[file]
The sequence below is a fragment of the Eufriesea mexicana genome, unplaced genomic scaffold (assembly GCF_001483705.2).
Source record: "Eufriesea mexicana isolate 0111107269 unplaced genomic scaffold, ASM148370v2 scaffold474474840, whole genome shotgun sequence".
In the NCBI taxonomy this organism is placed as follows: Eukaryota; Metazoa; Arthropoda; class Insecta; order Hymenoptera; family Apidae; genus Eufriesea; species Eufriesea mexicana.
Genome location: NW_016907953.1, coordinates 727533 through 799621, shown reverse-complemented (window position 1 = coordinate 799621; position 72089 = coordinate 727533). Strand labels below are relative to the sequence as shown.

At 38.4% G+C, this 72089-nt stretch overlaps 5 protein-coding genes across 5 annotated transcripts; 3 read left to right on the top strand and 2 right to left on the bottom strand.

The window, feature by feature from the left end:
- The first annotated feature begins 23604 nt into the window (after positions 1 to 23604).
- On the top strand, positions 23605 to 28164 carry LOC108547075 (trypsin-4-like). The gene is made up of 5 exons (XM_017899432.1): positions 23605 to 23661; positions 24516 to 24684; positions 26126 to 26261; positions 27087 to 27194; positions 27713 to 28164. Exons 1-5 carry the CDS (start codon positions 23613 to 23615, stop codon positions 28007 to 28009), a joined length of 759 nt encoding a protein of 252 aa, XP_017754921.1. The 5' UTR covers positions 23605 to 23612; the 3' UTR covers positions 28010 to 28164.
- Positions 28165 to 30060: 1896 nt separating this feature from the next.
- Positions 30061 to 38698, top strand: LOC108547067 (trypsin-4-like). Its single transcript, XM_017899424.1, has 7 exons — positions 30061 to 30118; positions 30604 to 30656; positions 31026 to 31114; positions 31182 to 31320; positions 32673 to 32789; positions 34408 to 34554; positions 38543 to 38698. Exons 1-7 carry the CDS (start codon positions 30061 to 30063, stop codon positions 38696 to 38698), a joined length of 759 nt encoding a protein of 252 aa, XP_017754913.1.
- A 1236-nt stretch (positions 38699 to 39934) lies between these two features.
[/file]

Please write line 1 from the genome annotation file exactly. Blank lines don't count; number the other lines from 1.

The sequence below is a fragment of the Eufriesea mexicana genome, unplaced genomic scaffold (assembly GCF_001483705.2).